Simultaneously, student and family frustration during the shutdown made it abundantly clear that schools need to design systems to support the new roles families are being asked to take on. A competency-based system can provide the transparency students and families need to know where each student is at any time.
Cooke: How did CBE schools fare under school closures as compared to schools that hadn’t adopted a CBE mindset? Any examples?
Phillips-Krivickas: Again, it is probably too early to tell, but anecdotally we hear that the transition to remote learning was smoother for schools that have embraced the principles of a competency-based system. I believe this crisis may have created the urgency schools needed to accelerate implementation.
Cooke: Can homeschoolers move toward a more CBE approach? In what ways might they already be doing it?
Phillips-Krivickas: By their very nature, homeschool approaches embed student agency. Parents know what their children are interested in and often use project-based learning to enable their students to explore their interests in a deeper way. Learners also have flexibility to accelerate when ready or to slow down when needed. Every state should ensure they have a clear vision for what they want their graduates to know and do. This vision including student competencies, while remaining optional for homeschooling families, could provide additional support and resources. Regardless of the source, a continuum of competencies that parents would like their students to master would help them identify great resources rather than being dependent on pre-planned curriculum.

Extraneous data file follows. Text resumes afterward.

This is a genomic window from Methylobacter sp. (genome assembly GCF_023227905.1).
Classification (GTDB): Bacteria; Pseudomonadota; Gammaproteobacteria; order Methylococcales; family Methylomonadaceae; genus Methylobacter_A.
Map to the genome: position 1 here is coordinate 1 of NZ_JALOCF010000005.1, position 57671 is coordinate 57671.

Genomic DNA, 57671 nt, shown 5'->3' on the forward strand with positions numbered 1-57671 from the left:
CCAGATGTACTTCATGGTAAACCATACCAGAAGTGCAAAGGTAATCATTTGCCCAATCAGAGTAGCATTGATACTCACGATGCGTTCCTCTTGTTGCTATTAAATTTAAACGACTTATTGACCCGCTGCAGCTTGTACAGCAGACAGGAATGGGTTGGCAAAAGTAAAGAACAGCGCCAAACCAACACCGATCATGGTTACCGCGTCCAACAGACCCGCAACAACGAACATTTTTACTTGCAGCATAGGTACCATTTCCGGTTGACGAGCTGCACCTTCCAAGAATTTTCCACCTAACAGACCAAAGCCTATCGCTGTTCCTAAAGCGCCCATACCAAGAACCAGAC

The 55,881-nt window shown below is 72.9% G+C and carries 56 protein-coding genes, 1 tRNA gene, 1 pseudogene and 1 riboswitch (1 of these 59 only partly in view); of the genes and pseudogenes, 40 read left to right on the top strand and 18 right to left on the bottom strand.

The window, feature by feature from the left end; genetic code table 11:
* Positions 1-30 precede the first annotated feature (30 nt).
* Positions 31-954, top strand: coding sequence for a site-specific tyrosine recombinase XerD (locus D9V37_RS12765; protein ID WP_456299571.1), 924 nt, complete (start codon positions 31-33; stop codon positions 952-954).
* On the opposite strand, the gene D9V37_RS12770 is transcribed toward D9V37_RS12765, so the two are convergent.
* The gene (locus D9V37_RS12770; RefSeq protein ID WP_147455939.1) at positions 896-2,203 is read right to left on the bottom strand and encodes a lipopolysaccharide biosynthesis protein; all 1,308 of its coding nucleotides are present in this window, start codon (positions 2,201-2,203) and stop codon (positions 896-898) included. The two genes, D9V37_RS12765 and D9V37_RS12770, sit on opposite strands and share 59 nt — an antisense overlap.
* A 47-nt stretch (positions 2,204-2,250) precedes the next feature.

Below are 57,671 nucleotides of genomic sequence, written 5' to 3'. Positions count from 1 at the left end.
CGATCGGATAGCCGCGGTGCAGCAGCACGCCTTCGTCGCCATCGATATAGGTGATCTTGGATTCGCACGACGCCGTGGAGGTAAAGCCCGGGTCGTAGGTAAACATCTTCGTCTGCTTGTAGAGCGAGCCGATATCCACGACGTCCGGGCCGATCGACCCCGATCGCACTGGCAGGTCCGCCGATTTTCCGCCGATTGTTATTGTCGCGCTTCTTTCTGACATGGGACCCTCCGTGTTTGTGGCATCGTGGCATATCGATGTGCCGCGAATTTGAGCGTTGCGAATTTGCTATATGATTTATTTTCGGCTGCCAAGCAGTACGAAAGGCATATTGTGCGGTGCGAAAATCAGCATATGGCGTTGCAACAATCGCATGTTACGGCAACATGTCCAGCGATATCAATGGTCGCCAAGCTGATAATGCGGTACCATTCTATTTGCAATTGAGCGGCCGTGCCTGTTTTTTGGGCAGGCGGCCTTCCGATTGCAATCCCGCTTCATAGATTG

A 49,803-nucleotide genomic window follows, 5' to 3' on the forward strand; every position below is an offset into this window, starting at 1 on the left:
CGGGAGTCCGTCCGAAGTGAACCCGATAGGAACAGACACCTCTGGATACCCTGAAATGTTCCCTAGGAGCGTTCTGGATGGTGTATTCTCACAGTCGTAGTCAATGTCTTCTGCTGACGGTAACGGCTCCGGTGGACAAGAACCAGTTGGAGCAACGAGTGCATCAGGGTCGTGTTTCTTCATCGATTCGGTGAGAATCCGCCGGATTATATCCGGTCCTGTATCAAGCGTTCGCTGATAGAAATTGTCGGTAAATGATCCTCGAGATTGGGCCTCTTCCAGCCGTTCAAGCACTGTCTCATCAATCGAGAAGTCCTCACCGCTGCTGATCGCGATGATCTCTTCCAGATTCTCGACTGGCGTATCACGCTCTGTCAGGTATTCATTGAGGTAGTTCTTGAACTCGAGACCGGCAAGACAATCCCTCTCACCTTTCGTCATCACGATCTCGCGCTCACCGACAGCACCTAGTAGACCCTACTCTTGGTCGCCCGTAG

Cooke: What is CBE going to look like in the future?
Phillips-Krivickas: One word – personalized.
Designing a CBE system creates a solid foundation for what students need to know and know how to do, and how they can demonstrate mastery. For all students to be able to succeed, however, personalized learning strategies are needed.
At the state level I think the future depends on if states choose to seize this moment and transition the need for flexibility from merely crisis management to systemic reform. To help states take action, we recently released guidance that shines a light on the pain points schools are experiencing in redesigning their systems. KnowledgeWorks’ recent guide for systems-level change in light of the COVID-19 pandemic, “Restoring Hope and Seizing Opportunity in the Face of Crisis,” was written to clarify the policy issues facing schools.
Utah is leading the way as demonstrated by recent actions taken by the State Board of Education to uncouple seat time from school funding.
During this unprecedented time the goal is not merely to innovate. The goal should be a return to school that is not about what was lost but rather the insights leveraged to create equitable and nimble systems and the structures needed for the future success of each student.
Caring for children and families in vulnerable situations is an undoubted public priority, and everyone willing to provide good-faith help is needed.
The year 2021 has started fast and furious in the political space. Rioting at the U.S. Capitol and the banning of our president from certain big tech platforms like Facebook and Twitter have continued the national discussion about speech and ideas.
Ensuring that Utah civics education is adequate will take a statewide commitment from more than just the Legislature (and it’s usually better when it comes from more local decisionmakers), and it will demand that we avoid simplistic solutions about teachers or schools simply needing to “do better.”